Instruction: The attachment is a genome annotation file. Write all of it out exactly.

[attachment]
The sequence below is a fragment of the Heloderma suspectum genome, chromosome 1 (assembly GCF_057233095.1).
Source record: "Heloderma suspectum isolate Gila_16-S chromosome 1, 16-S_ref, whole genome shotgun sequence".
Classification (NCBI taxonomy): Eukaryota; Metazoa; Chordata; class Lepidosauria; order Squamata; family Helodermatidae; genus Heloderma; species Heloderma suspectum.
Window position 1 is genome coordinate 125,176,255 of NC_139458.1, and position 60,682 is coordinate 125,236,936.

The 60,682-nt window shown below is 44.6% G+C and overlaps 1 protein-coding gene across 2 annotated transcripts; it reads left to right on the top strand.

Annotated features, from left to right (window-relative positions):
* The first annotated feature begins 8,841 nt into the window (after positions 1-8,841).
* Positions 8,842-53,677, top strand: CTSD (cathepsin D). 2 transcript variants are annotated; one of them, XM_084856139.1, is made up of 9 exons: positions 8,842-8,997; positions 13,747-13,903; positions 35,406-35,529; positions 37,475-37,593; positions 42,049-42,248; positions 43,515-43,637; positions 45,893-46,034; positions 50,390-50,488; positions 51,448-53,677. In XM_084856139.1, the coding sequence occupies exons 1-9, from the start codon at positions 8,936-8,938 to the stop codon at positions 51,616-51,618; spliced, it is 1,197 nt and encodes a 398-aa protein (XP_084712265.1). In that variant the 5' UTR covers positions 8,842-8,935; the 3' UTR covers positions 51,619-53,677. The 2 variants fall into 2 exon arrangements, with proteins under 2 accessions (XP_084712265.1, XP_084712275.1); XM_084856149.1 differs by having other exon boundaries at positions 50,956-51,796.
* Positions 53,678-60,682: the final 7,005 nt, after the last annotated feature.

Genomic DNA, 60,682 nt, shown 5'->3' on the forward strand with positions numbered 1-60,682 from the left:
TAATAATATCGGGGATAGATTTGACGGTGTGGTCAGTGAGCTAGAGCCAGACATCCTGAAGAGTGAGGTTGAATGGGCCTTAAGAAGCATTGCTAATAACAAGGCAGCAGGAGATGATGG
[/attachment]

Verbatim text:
The sequence below is a fragment of the Heloderma suspectum genome, chromosome 1 (assembly GCF_057233095.1).
Source record: "Heloderma suspectum isolate Gila_16-S chromosome 1, 16-S_ref, whole genome shotgun sequence".
Classification (NCBI taxonomy): Eukaryota; Metazoa; Chordata; class Lepidosauria; order Squamata; family Helodermatidae; genus Heloderma; species Heloderma suspectum.
Window position 1 is genome coordinate 125,176,255 of NC_139458.1, and position 60,682 is coordinate 125,236,936.

The 60,682-nt window shown below is 44.6% G+C and overlaps 1 protein-coding gene across 2 annotated transcripts; it reads left to right on the top strand.

Annotated features, from left to right (window-relative positions):
* The first annotated feature begins 8,841 nt into the window (after positions 1-8,841).
* Positions 8,842-53,677, top strand: CTSD (cathepsin D). 2 transcript variants are annotated; one of them, XM_084856139.1, is made up of 9 exons: positions 8,842-8,997; positions 13,747-13,903; positions 35,406-35,529; positions 37,475-37,593; positions 42,049-42,248; positions 43,515-43,637; positions 45,893-46,034; positions 50,390-50,488; positions 51,448-53,677. In XM_084856139.1, the coding sequence occupies exons 1-9, from the start codon at positions 8,936-8,938 to the stop codon at positions 51,616-51,618; spliced, it is 1,197 nt and encodes a 398-aa protein (XP_084712265.1). In that variant the 5' UTR covers positions 8,842-8,935; the 3' UTR covers positions 51,619-53,677. The 2 variants fall into 2 exon arrangements, with proteins under 2 accessions (XP_084712265.1, XP_084712275.1); XM_084856149.1 differs by having other exon boundaries at positions 50,956-51,796.
* Positions 53,678-60,682: the final 7,005 nt, after the last annotated feature.

Genomic DNA, 60,682 nt, shown 5'->3' on the forward strand with positions numbered 1-60,682 from the left:
TAATAATATCGGGGATAGATTTGACGGTGTGGTCAGTGAGCTAGAGCCAGACATCCTGAAGAGTGAGGTTGAATGGGCCTTAAGAAGCATTGCTAATAACAAGGCAGCAGGAGATGATGG